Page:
This vast valley divides the Pre-mountain Range from the High Mountain, and it is located in Cordon del Plata.
It offers all the possibilities to visit the site and practice adventure travel, fishing, trekking, hikes, horse-back riding and photographic tours. Uspallata valley is located around 1900 to 2500 metres above sea level. It is lined by Mendoza River, and San Alberto and Uspallata Streams.
In this region we can see beautiful alamedas and the typical forestry of High Mountain. Uspallata Valley has had a great historical importance as it was part of San Martin campaign, being where the two armies gathered before crossing the Andes; and a relay area during the Virreinato (Viceroyalty). It also marvels those people passing by, as it is the mandatory route to Chile.
In the town of Uspallata we can find hotels, hostels, cabins, restaurants, shops, ski rentals, gas stations and banks.
Bóvedas de Uspallata (Uspallata Vaults) is one of the few buildings that remain from Colonial times, and it is related to the Society of Jesus, who used this type of dome-shaped construction. They date back from the 1600’s, and were built with the purpose of melting gold and silver, which was brought from the Paramillos mine. It is believed that it was made by the Jesuits with Huarpe workers.
The chimneys, whose orifices were covered for protection, made up the domes; and had that shape to keep the temperature longer. The heat was preserved in the top region, and people could keep working with crucibles, bellows and forges, all processes involved in the melting of minerals. Later, the melted minerals were taken to Uspallata, then to Chile, and after that to Spain by ship.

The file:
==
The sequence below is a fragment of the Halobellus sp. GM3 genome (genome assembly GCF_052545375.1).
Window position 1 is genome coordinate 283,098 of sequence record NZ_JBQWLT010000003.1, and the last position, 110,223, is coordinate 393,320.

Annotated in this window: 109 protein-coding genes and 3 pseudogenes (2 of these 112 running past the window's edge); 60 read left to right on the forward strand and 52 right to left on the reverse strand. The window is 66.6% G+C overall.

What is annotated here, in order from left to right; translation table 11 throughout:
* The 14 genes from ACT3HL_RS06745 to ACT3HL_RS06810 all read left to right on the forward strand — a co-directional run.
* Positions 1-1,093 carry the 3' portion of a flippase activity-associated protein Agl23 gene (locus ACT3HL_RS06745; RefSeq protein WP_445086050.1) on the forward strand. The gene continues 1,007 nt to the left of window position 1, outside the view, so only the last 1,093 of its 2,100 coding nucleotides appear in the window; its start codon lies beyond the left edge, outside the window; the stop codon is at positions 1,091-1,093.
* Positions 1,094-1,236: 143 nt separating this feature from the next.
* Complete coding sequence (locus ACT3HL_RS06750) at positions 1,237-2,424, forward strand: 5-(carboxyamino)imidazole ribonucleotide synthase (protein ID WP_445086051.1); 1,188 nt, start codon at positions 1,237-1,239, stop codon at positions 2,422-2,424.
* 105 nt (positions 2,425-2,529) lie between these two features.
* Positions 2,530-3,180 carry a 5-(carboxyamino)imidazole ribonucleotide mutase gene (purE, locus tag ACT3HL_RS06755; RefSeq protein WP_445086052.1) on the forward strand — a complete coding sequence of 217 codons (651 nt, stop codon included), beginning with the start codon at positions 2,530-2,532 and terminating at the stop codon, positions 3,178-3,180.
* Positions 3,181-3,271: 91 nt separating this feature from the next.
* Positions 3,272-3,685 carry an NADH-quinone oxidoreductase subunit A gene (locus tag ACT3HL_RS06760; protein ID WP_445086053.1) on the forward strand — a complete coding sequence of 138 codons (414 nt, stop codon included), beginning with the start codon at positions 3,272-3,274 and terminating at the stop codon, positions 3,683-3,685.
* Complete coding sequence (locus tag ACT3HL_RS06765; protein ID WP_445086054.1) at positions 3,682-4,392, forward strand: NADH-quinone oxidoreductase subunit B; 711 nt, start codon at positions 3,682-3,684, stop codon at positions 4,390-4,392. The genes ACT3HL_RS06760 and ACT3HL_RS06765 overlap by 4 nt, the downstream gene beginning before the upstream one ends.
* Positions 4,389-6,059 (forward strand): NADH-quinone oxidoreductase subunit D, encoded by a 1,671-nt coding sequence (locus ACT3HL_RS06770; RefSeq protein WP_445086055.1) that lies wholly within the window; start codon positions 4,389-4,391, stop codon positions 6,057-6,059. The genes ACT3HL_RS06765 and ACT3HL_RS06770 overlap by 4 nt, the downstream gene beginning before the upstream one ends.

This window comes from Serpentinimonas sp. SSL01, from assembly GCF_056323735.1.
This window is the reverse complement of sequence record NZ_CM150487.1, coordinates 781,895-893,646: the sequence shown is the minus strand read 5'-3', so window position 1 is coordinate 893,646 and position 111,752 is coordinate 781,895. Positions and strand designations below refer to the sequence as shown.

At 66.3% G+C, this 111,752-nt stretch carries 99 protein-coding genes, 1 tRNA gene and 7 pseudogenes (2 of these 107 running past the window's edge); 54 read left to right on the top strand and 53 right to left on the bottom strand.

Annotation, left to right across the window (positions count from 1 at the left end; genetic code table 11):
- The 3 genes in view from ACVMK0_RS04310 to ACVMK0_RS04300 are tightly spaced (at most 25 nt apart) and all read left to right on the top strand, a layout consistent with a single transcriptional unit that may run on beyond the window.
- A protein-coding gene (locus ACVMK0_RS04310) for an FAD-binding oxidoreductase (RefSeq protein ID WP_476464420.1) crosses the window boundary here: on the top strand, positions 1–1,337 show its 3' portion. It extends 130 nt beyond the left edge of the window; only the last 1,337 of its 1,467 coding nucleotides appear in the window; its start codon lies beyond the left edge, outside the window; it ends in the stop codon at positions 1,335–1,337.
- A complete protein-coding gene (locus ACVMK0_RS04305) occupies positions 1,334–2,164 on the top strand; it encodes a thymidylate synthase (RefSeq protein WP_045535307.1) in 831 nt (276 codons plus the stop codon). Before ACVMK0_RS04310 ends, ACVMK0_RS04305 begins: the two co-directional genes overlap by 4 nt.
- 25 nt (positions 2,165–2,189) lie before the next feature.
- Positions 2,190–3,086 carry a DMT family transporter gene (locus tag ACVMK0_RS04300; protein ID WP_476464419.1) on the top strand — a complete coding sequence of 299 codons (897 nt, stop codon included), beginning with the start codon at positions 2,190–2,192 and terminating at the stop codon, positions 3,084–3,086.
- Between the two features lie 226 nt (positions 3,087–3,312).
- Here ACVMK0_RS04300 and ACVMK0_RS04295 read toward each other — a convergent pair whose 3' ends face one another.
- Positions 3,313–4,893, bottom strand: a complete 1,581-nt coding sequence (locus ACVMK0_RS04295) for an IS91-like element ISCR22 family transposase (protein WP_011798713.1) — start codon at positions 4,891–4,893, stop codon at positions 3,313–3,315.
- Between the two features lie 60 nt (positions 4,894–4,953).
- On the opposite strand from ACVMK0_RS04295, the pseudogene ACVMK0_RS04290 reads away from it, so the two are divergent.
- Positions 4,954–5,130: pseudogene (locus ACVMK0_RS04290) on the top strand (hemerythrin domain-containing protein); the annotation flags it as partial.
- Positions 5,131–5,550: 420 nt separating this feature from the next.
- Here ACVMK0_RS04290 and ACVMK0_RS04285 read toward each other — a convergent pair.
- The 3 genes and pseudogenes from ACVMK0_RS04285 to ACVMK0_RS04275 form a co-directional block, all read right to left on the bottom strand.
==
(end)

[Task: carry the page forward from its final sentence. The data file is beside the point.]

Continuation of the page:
Uspallata is a place of great historical relevance. Camino del Inca (Inca road) proves the importance this road between mountains had to the indigenous empire.
Likewise, after the Spanish conquest, which culminated with the foundation of Santiago del Nuevo Extremo in the General Captaincy of Chile in 1541, the colonization started. It affected this region of the mountain range, and in one of these conquests the city of Mendoza was founded, in 1561.
Uspallata valley was the binding path of the Spanish outpost, where pacific groups of indigenous people lived on a survival economy consisting in practice of a rudimentary agriculture, mainly corn growing, fruit recollection and llama pasture.
In 1562, an encomienda was established to make the most docile Indians work. The abundance of silver mines in the surrounding areas made this region into an outstanding circulation and provisions place between Mendoza and Chile. Since the end of the 17th century and during the 18th century the area was characterized for mine working and the melting of the minerals performed by the Indians, who were organized by religious people who were in charge of catechizing them. Politically, during most part of this period, Mendoza, as the rest of Cuyo area, was part of the jurisdiction of the General Captaincy of Chile, which depended on the Viceroyalty of Perú. In 1776, when the Viceroyalty of the Río de la Plata was founded, Cuyo became part of the new structure, and the mountain range was set as a political border between Chile and Argentina. Uspallata Valley kept the same strategic value.